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William J. Clinton: The President's Radio Address
William J. Clinton
The President's Radio Address
November 4, 1995
Public Papers of the Presidents
William J. Clinton<br>1995: Book II
William J. Clinton
1995: Book II

District of Columbia
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Good morning. What I have to say today is clear and simple: Under the cover of balancing the budget, the Republican Congress is going after the essential environmental protections that have guaranteed the health and safety of all Americans for a long time now, and I am determined to stop them.

I'm for balancing the budget; it's part of my vision to keep the American dream alive for all Americans in the 21st century. It's a core part of our strategy to promote economic growth, commonsense Government, and the mainstream values of responsibility, opportunity, work, family, and community.

But protecting our environment is a fundamental community value for all Americans, and it can't be sacrificed to balance the budget. Because we cherish our children, we want to be sure the water they drink and the food they eat won't make them sick. Because we honor our parents, we want the air they breathe to be clean so they can live long and healthy lives and not be housebound by smog. Because we believe that what God created we must not destroy, each of us has a sacred obligation to pass on a clean planet to future generations. For nearly three decades, all Americans have agreed we must do what we have to to protect our environment. And America is cleaner and healthier because of it.

Since our environmental laws were put in place, toxic emissions by factories have been cut in half. Lead levels in children's blood have dropped 70 percent. Lake Erie, for example, once declared dead, is now teeming with fish. But all this progress is now at risk. In the last few months, a small army of lobbyists for polluters has descended on Capitol Hill, mounting a full-scale assault on our environmental and public health protections. And this Congress has actually allowed these lobbyists to sit down and rewrite important environmental laws to weaken our safeguards. And now they're trying to use the budget bill to further weaken these protections. It's an incredible fact that this Republican budget actually singles out the environment and its protections for extra cuts.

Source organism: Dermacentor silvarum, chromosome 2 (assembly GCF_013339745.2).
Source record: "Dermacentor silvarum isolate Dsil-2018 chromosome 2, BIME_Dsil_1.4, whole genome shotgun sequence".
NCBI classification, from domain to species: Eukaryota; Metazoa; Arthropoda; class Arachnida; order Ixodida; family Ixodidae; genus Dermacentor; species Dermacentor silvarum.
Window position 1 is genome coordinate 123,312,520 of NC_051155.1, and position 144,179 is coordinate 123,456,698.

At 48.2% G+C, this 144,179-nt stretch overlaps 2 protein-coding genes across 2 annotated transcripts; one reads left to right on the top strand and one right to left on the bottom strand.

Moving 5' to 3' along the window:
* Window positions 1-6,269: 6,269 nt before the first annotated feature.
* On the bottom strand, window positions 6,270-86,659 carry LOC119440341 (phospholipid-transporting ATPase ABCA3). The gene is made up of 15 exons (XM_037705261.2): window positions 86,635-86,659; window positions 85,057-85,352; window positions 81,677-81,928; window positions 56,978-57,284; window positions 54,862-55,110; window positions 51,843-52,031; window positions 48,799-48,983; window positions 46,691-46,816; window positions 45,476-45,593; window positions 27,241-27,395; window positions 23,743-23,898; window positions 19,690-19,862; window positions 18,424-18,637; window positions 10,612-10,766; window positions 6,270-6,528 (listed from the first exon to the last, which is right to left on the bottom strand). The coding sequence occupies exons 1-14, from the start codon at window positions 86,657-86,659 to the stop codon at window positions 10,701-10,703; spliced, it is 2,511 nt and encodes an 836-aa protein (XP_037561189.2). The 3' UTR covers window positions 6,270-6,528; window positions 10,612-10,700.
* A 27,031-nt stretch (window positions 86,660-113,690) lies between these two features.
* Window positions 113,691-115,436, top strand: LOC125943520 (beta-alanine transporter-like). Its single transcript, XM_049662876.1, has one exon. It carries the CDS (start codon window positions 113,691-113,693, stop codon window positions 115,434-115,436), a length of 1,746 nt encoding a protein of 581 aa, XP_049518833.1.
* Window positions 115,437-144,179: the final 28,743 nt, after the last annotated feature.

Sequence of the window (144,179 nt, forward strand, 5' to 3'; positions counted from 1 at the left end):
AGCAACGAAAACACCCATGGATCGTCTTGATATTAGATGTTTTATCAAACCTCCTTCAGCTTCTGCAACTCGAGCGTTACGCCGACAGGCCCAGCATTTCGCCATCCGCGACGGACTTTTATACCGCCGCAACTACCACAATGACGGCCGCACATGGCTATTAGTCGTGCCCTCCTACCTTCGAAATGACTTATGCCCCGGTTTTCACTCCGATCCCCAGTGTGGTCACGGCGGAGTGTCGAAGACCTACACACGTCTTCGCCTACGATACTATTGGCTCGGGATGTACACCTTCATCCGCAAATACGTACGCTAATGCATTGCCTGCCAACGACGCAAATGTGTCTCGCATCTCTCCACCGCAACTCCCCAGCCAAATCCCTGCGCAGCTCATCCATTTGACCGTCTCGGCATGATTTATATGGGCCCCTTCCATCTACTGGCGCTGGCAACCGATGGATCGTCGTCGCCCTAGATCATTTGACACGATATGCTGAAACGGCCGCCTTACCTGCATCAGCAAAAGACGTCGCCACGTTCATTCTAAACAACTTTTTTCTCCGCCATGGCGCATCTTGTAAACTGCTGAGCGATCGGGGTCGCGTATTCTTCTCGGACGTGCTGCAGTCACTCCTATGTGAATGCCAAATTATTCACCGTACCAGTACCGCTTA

This budget will mean dirtier water, more smog, more illness, and a diminished quality of life. Here's how. It's plain that there are two ways to legalize pollution: You can change the laws or just stop enforcing them by firing the enforcers. The pollution lobby knows it could never repeal half our environmental protections, so the Republican budget cuts the resources for environmental enforcement in half. Quite simply, it just pulls the cop from the environmental beat. The budget also would cut off money now going to communities to invest to keep their drinking water clean. And the cuts mean that toxic waste cleanups across America would slow to a crawl.

The Republican leadership even tried to slip 17 special interest provisions into the spending bill, loopholes that would end enforcement of the Clean Air and the Clean Water Acts, let more dangerous arsenic into our drinking water, allow raw sewage on our beaches. I'm happy to report that earlier this week, a bipartisan majority of the House, on the third try, rejected the efforts of the Republican leadership. But this fight isn't over.